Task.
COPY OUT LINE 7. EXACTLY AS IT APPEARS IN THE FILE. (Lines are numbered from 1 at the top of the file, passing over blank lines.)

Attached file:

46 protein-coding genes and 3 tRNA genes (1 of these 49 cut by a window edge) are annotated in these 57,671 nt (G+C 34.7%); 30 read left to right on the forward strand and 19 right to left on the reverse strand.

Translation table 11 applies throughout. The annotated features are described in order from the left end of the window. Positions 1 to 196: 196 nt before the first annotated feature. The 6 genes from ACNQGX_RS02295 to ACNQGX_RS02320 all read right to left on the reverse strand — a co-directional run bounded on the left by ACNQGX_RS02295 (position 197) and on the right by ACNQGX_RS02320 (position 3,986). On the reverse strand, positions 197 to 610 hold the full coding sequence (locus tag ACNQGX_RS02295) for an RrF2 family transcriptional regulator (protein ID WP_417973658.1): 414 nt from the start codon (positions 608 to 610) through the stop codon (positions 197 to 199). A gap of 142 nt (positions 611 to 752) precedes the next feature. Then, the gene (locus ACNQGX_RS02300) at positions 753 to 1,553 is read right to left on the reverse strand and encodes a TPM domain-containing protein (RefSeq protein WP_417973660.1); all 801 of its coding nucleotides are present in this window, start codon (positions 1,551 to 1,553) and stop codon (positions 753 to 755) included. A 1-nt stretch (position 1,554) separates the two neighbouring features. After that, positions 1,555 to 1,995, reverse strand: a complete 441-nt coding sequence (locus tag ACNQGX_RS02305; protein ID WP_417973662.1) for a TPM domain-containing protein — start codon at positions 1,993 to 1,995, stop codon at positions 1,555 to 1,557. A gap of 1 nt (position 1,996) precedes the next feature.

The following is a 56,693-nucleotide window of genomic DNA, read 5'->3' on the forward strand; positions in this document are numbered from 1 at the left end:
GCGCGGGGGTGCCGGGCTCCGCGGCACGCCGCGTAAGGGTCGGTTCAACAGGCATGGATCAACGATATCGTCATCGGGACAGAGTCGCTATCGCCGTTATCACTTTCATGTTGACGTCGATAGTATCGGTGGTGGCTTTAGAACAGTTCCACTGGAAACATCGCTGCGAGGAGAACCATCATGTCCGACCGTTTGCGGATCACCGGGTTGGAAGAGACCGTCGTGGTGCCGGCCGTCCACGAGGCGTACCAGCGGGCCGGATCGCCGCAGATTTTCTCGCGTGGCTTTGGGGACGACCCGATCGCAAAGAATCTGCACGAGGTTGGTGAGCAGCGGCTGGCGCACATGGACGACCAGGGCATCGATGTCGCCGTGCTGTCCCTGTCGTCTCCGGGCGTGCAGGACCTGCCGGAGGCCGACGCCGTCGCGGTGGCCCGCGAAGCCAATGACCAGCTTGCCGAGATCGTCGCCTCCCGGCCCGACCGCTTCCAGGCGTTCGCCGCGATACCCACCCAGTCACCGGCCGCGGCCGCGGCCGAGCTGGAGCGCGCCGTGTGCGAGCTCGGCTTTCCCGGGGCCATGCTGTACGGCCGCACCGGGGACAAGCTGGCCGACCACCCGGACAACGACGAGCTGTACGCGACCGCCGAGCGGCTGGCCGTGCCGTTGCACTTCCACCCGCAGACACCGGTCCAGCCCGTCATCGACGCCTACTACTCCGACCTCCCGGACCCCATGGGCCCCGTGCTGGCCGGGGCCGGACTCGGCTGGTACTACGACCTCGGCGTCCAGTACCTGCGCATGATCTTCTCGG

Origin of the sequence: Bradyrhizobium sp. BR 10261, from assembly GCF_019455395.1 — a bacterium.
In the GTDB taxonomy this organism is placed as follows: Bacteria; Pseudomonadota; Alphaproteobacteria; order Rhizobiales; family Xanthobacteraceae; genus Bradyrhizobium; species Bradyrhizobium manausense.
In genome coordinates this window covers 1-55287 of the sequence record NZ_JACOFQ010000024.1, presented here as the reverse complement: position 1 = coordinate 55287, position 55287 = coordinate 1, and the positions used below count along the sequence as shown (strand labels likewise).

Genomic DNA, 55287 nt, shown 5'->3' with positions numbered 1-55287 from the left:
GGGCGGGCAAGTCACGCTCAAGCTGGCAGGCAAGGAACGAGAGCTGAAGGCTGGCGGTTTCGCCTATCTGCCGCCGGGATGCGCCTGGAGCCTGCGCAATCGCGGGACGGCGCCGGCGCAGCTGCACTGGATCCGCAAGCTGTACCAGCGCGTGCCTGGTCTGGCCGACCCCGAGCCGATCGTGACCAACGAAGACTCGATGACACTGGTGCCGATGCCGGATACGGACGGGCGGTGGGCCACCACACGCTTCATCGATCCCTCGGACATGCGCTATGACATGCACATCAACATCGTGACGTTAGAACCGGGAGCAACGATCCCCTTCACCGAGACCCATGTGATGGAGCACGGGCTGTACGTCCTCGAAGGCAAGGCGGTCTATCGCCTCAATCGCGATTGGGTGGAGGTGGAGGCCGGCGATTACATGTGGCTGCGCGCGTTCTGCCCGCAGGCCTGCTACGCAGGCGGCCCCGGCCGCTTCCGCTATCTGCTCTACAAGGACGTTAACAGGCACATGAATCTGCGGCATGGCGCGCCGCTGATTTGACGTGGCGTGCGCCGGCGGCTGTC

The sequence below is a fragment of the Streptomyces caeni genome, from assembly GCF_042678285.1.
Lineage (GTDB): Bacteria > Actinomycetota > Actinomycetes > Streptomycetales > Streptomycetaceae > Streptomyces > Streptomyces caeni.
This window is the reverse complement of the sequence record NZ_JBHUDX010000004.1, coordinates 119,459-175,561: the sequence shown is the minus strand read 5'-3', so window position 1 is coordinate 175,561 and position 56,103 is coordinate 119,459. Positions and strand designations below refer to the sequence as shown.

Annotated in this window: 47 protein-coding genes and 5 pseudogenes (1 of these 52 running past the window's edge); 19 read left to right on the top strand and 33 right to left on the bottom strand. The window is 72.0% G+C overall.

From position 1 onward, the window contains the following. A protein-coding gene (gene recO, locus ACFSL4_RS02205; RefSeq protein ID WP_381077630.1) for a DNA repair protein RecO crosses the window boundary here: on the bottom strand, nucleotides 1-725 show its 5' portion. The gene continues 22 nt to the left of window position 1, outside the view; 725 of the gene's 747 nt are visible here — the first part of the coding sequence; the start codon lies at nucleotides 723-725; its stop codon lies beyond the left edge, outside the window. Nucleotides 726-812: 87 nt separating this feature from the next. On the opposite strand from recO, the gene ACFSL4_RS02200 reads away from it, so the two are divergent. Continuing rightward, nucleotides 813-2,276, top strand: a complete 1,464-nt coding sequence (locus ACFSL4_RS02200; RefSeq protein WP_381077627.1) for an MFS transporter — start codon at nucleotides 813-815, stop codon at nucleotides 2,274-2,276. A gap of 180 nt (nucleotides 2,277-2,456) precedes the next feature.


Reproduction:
In genome coordinates this window covers 1-55287 of the sequence record NZ_JACOFQ010000024.1, presented here as the reverse complement: position 1 = coordinate 55287, position 55287 = coordinate 1, and the positions used below count along the sequence as shown (strand labels likewise).